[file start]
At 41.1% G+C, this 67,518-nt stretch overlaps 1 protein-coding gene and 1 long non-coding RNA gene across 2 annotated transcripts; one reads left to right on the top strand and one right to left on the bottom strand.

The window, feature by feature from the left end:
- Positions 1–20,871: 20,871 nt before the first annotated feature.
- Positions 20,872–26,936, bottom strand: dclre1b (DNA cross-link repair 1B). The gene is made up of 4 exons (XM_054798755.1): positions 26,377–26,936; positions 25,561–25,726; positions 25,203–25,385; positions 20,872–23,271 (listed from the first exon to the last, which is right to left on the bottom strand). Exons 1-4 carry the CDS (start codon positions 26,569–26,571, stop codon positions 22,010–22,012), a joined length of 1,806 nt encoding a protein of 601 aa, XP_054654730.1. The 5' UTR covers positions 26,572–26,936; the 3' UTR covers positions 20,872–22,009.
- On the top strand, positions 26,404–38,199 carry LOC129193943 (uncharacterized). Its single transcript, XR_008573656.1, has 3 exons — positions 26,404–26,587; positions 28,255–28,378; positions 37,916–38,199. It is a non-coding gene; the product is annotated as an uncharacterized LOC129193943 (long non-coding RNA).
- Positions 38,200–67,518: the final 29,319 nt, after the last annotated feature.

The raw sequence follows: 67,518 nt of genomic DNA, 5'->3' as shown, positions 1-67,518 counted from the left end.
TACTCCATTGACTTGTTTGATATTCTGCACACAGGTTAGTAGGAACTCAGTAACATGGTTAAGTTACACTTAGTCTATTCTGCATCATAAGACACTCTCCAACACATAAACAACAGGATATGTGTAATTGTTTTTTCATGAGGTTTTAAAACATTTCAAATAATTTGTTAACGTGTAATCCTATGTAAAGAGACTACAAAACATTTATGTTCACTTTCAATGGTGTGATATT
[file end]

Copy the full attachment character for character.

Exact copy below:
At 41.1% G+C, this 67,518-nt stretch overlaps 1 protein-coding gene and 1 long non-coding RNA gene across 2 annotated transcripts; one reads left to right on the top strand and one right to left on the bottom strand.

The window, feature by feature from the left end:
- Positions 1–20,871: 20,871 nt before the first annotated feature.
- Positions 20,872–26,936, bottom strand: dclre1b (DNA cross-link repair 1B). The gene is made up of 4 exons (XM_054798755.1): positions 26,377–26,936; positions 25,561–25,726; positions 25,203–25,385; positions 20,872–23,271 (listed from the first exon to the last, which is right to left on the bottom strand). Exons 1-4 carry the CDS (start codon positions 26,569–26,571, stop codon positions 22,010–22,012), a joined length of 1,806 nt encoding a protein of 601 aa, XP_054654730.1. The 5' UTR covers positions 26,572–26,936; the 3' UTR covers positions 20,872–22,009.
- On the top strand, positions 26,404–38,199 carry LOC129193943 (uncharacterized). Its single transcript, XR_008573656.1, has 3 exons — positions 26,404–26,587; positions 28,255–28,378; positions 37,916–38,199. It is a non-coding gene; the product is annotated as an uncharacterized LOC129193943 (long non-coding RNA).
- Positions 38,200–67,518: the final 29,319 nt, after the last annotated feature.

The raw sequence follows: 67,518 nt of genomic DNA, 5'->3' as shown, positions 1-67,518 counted from the left end.
TACTCCATTGACTTGTTTGATATTCTGCACACAGGTTAGTAGGAACTCAGTAACATGGTTAAGTTACACTTAGTCTATTCTGCATCATAAGACACTCTCCAACACATAAACAACAGGATATGTGTAATTGTTTTTTCATGAGGTTTTAAAACATTTCAAATAATTTGTTAACGTGTAATCCTATGTAAAGAGACTACAAAACATTTATGTTCACTTTCAATGGTGTGATATT